Issues of content aside, participating poet Lusk sees the gathering as potentially significant in itself. "I think it is important for poets to have a role in the community, and maybe this is the way to do that. Just to be there is an important gesture."
Sanchez shares a belief that poetry can play a larger role in the world. Asked what advice she'd give him now, Major Jackson's first poetry teacher recommends, "Go beyond just writing a good poem. Become a better human being and write poetry that will make people better human beings, and by writing good poetry come full circle to becoming a good teacher I wasn't making a lot of money, but I was making a lot of poets."
Last December, in the final session of his Black Arts/hip-hop seminar, Jackson was making those connections naturally. The task for the day was the oral presentation of term-paper proposals. The mood was orderly yet relaxed, with students seated at tables arranged in a square, their backpacks, iMacs and Dasani bottles spread out in front of them.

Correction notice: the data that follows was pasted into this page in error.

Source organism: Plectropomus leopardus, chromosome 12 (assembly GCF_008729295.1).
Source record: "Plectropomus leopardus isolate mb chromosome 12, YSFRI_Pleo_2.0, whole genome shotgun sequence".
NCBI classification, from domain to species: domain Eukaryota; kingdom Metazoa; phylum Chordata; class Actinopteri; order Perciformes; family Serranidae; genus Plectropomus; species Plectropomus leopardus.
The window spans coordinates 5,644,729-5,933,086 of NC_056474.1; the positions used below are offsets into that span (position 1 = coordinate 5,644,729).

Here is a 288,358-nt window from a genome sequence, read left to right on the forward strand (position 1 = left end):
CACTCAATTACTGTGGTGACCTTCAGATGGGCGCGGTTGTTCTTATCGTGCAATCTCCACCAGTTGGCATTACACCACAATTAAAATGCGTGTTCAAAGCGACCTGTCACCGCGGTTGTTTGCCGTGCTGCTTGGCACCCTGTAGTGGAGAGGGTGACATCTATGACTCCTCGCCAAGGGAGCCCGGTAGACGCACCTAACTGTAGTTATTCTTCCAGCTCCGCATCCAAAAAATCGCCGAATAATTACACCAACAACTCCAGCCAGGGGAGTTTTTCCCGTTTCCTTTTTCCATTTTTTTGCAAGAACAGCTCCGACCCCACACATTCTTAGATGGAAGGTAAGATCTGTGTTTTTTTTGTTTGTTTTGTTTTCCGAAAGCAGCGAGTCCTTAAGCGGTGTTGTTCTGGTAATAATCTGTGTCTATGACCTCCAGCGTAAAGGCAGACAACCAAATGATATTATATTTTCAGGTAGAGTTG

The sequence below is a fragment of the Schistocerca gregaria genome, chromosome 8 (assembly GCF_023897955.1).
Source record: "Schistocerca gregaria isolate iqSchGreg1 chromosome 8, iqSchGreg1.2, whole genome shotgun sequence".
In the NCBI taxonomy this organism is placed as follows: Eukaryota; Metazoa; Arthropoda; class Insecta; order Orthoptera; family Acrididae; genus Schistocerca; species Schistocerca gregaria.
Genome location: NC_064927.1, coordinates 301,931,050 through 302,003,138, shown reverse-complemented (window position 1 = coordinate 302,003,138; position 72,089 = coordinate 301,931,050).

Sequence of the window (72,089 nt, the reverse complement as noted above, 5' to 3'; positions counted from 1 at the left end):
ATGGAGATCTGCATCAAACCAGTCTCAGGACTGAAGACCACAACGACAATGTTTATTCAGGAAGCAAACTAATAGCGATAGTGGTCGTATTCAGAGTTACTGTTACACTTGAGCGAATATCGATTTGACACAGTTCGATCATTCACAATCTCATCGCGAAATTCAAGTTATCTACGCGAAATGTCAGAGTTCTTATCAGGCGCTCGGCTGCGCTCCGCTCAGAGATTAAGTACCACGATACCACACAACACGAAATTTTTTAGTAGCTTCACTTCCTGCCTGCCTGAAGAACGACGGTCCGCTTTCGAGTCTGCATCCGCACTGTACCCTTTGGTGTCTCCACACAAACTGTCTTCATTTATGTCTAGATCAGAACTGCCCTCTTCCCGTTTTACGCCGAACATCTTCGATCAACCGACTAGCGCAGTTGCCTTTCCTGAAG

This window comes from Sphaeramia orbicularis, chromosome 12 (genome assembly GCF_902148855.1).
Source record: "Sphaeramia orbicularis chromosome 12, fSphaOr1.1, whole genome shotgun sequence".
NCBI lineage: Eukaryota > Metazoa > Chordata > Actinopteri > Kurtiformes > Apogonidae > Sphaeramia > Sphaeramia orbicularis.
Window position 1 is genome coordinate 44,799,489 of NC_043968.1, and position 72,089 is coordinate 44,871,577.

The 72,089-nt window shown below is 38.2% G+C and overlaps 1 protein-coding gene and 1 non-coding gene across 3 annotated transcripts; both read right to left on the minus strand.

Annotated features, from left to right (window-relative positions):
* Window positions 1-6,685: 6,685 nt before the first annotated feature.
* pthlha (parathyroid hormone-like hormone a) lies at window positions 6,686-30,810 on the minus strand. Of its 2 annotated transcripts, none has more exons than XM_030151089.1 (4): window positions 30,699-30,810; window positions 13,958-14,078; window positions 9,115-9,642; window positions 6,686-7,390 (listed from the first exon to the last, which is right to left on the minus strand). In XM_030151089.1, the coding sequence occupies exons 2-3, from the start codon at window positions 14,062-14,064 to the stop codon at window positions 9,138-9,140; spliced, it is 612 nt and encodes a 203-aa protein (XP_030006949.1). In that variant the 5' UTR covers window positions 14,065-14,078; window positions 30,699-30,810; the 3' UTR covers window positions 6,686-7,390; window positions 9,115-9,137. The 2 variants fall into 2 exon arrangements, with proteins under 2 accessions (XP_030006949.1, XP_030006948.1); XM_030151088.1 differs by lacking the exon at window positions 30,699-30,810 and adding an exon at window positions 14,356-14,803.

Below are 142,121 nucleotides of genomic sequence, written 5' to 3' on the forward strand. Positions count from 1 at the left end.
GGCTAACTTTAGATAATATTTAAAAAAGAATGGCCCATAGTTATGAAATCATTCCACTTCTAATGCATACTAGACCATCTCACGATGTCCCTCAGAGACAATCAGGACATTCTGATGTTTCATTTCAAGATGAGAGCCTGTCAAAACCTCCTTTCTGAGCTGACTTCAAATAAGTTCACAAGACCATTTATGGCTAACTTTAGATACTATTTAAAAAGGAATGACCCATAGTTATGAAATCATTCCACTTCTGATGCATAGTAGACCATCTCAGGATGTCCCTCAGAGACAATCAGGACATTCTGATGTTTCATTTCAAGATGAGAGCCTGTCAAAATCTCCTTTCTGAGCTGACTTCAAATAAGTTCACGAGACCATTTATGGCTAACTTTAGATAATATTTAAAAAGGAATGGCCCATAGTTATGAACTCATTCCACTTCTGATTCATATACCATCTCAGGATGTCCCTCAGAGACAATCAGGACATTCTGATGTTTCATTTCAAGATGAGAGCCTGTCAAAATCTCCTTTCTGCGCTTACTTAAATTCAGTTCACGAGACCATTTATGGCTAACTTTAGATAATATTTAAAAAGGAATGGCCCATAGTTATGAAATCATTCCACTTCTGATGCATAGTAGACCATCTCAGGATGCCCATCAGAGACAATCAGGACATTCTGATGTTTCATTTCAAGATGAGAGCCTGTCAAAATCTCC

Jackson, in slouchy but suitably professorial tan sports jacket and green corduroys, stood on the perimeter, moving during discussion to different sides of the room. Of 19 students, two were African-American, the rest were white.
The lopsided ratio lent some unintended irony to the discussion. A white female student suggested that Nikki Giovanni's bourgeois background made her anger inauthentic. After another white student's presentation on "nation-conscious rap," a self-possessed black student named Bjorn Pink asked the loaded question, "What do you mean by urban'?" Lit-crit jargon leaked into Jackson's remarks every once in a while: "Nikki Giovanni problematizes the feminine other."